In light of St Patrick’s Day, we thought it would be a great opportunity to take a look at some of the best things to do in Dublin – the stunning capital city of the Republic of Ireland.
Only a stone’s throw over the Irish Sea, Dublin is easily accessible by coach via one of the multiple ferry crossings making travelling there from the UK a breeze.
Whether you’re hankering after a weekend getaway, planning an upcoming school trip, or looking for the perfect stag/ hen do location, then Dublin is the city for you.
From large city parks to iconic drinking holes to exciting museums, here’s our list of 8 of the Best Things to Do in Dublin.
1) The Temple Bar
The Temple Bar is quite possibly one of the most iconic bars in all of Dublin, with tourists flocking from all over the world to have a drink inside its famous walls.
This historic bar dates back to the early 1300s, making it one of the oldest pubs in the whole of Ireland. However, it still remains popular to this day thanks to its striking red exterior, great location in the heart of the city, and of course its great selection of ales and stouts.
- Visitor info: The Temple Bar
2) Phoenix Park
No matter where you are in Europe you’ll always find an amazing city park, and Dublin is no different. Boasting an impressive size of 709 hectares, Phoenix Park is the largest enclosed city park in Europe and also one of Dublin’s oldest parks.
This vast green space is home to Dublin Zoo, a large herd of fallow deer, and even the Irish President who resides in the grand Áras an Uachtaráin. You’ll also find the Papal Cross where Pope John Paul II famously said mass to over a million people in 1979.
- Visitor info: Phoenix Park
3) Guinness Storehouse
Located in the heart of St. James’ Gate Brewery, the Guinness Storehouse is one of the most popular tourist attractions in all of Ireland. The building dates back to 1759 when Arthur Guinness brewed the first pint of ‘the black stuff’. More than 250 years later, Dublin is still synonymous with the Guinness brand.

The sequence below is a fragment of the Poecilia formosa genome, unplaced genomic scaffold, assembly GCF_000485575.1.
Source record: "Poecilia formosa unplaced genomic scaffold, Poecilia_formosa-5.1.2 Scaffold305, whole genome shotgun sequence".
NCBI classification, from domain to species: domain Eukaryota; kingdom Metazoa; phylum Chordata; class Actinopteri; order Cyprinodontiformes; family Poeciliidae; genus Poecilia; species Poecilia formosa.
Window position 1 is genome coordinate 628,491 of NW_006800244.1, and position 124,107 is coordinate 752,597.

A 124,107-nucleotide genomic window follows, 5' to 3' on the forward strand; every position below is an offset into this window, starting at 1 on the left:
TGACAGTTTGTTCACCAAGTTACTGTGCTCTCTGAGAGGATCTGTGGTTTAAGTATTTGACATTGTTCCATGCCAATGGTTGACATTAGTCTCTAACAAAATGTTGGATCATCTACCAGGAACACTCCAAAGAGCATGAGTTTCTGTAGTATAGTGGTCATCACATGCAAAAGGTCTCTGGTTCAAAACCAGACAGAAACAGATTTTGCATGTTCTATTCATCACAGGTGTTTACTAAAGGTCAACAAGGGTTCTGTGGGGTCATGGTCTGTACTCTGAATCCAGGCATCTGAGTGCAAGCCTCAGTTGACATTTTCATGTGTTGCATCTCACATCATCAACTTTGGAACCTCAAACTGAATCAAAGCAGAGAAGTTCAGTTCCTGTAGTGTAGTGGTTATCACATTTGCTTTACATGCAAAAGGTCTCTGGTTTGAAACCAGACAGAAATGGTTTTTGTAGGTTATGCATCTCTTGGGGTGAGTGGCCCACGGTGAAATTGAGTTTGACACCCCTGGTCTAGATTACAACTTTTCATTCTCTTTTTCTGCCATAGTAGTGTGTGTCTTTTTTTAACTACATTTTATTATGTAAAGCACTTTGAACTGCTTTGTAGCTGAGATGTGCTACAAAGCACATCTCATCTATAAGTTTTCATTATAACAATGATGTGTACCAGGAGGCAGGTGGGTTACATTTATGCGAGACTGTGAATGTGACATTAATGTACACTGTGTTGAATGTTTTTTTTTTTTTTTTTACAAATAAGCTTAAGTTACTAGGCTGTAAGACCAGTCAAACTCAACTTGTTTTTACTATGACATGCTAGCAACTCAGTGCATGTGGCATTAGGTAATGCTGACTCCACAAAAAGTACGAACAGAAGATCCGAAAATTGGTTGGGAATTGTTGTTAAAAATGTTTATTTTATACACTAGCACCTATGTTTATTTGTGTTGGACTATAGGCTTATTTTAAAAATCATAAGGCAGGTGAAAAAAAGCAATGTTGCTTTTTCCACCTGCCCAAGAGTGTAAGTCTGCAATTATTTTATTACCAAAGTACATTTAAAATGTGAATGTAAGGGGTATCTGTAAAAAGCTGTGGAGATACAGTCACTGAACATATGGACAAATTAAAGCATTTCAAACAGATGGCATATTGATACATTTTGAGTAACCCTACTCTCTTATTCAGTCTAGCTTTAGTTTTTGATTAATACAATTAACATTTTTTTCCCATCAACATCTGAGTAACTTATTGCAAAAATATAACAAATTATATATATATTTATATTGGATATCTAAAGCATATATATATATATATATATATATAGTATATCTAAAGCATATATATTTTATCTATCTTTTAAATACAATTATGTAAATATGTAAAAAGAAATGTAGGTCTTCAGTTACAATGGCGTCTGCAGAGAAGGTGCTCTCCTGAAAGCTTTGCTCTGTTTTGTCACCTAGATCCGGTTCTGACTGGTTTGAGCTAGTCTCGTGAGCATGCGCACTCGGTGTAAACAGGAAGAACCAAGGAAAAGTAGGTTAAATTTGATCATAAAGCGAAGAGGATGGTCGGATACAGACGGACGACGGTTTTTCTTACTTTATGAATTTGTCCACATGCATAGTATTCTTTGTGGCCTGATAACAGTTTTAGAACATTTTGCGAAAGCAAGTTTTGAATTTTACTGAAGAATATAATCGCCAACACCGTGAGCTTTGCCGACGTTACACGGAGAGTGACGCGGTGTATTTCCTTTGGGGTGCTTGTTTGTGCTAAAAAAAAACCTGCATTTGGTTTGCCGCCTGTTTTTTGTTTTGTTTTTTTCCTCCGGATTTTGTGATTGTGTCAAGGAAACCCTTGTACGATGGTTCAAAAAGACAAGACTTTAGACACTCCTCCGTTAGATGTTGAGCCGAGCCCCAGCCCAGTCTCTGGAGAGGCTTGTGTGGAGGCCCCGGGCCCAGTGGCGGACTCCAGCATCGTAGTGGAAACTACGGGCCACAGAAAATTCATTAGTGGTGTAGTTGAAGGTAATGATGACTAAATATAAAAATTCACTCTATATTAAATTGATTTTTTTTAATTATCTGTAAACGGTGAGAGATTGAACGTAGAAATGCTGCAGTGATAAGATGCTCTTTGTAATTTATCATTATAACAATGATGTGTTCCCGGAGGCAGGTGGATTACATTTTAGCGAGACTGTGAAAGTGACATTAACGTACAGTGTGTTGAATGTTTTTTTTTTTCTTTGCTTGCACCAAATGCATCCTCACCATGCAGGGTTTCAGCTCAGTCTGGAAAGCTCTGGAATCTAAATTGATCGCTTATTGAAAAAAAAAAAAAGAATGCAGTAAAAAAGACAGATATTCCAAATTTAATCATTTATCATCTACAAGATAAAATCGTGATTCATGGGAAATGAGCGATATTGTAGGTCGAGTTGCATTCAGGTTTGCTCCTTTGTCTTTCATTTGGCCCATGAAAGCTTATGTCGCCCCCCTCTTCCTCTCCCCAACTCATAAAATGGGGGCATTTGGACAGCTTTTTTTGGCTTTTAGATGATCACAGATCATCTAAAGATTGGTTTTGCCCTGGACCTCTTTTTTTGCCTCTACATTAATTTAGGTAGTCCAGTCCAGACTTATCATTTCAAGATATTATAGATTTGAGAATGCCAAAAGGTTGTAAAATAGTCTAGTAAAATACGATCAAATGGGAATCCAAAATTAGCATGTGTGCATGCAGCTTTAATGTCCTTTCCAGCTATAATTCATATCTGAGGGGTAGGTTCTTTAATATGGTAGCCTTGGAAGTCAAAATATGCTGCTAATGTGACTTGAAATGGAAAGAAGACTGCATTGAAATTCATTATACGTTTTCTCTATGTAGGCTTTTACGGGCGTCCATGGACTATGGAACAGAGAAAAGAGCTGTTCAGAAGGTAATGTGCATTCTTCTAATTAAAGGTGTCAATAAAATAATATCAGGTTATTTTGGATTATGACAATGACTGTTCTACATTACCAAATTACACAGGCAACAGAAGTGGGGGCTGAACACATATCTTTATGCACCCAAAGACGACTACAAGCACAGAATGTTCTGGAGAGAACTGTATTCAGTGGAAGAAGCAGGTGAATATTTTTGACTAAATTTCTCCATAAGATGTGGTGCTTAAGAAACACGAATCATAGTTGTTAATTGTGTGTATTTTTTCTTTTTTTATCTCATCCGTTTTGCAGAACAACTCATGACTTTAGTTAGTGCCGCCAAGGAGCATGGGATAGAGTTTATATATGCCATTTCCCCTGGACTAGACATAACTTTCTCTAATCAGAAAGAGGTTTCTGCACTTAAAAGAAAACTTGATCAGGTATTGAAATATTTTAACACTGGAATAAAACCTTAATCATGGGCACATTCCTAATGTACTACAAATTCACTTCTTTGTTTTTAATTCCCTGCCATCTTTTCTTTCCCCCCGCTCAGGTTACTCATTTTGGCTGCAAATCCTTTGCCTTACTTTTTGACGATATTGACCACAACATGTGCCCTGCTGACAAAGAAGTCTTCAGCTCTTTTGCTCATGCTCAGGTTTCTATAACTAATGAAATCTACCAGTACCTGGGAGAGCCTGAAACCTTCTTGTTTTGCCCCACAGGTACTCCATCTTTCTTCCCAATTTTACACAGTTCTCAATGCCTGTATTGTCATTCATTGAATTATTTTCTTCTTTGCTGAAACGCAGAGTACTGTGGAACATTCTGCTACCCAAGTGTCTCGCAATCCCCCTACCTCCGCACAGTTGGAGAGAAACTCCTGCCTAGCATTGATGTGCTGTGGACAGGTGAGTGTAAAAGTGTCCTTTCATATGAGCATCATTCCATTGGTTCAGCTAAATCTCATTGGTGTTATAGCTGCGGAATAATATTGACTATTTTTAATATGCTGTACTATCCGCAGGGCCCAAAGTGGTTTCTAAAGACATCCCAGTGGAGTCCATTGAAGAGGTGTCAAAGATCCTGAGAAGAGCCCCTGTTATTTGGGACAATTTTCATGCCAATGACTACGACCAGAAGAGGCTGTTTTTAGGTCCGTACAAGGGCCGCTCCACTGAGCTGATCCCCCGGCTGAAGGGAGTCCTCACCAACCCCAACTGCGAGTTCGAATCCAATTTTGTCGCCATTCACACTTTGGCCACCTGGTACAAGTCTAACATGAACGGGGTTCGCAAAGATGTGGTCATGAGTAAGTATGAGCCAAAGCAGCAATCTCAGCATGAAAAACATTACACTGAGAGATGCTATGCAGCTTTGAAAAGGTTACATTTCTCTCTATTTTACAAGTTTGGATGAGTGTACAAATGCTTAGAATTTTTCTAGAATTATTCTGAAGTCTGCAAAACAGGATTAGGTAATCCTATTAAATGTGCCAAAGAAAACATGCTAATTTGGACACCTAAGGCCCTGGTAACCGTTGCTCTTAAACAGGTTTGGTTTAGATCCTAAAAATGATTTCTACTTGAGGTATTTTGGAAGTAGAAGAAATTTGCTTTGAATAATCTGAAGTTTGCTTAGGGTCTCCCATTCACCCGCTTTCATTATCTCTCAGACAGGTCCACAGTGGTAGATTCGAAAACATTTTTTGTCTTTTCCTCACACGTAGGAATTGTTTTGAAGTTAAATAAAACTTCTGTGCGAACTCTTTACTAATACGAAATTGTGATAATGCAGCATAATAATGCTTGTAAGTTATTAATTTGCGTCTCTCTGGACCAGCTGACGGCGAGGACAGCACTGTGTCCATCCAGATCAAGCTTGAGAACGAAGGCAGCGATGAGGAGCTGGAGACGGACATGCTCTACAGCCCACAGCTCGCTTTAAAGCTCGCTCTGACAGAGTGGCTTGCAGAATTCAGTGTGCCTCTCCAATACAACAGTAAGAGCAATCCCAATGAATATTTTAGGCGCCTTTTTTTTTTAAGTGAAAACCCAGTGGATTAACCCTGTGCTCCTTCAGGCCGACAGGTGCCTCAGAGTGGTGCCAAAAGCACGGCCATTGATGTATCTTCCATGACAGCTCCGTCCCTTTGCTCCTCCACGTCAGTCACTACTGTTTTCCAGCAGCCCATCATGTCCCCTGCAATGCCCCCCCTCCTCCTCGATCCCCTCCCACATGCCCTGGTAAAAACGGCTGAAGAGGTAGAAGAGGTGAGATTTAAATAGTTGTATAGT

Pay a visit to the Storehouse to learn about the brand’s history, before finishing off with a pint on the top floor Gravity Bar which offers excellent views over the city.
- Visitor info: Guinness Storehouse
4) Dublin Castle
Take a trip back in time by visiting the famous Dublin Castle. Built on the site of a Viking settlement in the 13th century, the city’s castle has been involved in some of the most pivotal events in all of the country’s history.
Spanning an area of over 10 acres, the castle offers self-guided and guided tours of the grounds, including the castle’s many rooms, gardens and museums.
- Visitor info: Dublin Castle
5) Little Museum of Dublin
Nestled inside a Georgian house overlooking the stunning St. Stephen’s Green, the Little Museum of Dublin offers visitors a brief history of Dublin through memorabilia, photographs and artefacts – all of which have been donated by the general public.
The impressive collection includes a lectern used by John F Kennedy on his 1963 visit to Ireland and there’s even a whole room devoted to the history of the Irish band, U2. There are always new exhibitions and exciting tours on offer so be sure to check out what’s on here before you arrive.
- Visitor info: Little Museum of Dublin
6) The Old Jameson Distillery
Located just off Smithfield Square, you’ll find another historical Irish gem – the Old Jameson Distillery. This location previously used to be the original site where Jameson whiskey was manufactured and distilled until it stopped production in the early 1970s.
Take a tour of the Old Distillery and discover the exciting history behind the global brand, while also gaining an insight into the creation process of the iconic refined whiskey. You’ll even get a chance to take part in a unique whiskey tasting experience where you can truly put your whiskey knowledge to the test.
- Visitor info: The Old Jameson Distillery
7) Trinity College
Located in the heart of Dublin, Trinity College is Ireland’s oldest and most prestigious university. With cobblestoned squares, large playing fields and beautiful buildings, the college is definitely worth a visit. However, the biggest draw has got to be the barrel-vaulted Long Room in the Old Library.
Here you’ll find one of Ireland’s greatest cultural treasures, the Book of Kells. Written on calfskin, the Book of Kells illustrates the four Gospels of the Christian New Testament and dates back to the 9th century. A daily exhibition allows visitors to take a peek at the ancient illuminated manuscript.
- Visitor info: Trinity College
8) Ha’penny Bridge
Dublin’s Ha’penny Bridge is one of the most iconic symbols of the city. Opened on 19th May 1816, it was the first dedicated footbridge over the river Liffey. Its name was derived from the price pedestrians had to pay (a “halfpenny) to cross the bridge back when it was built.
Today, it has become a famous landmark for the city of Dublin and appears on postcards and memorabilia. This is certainly one to tick off your ‘I’ve been there!’ list.
- Visitor info: Ha’penny Bridge
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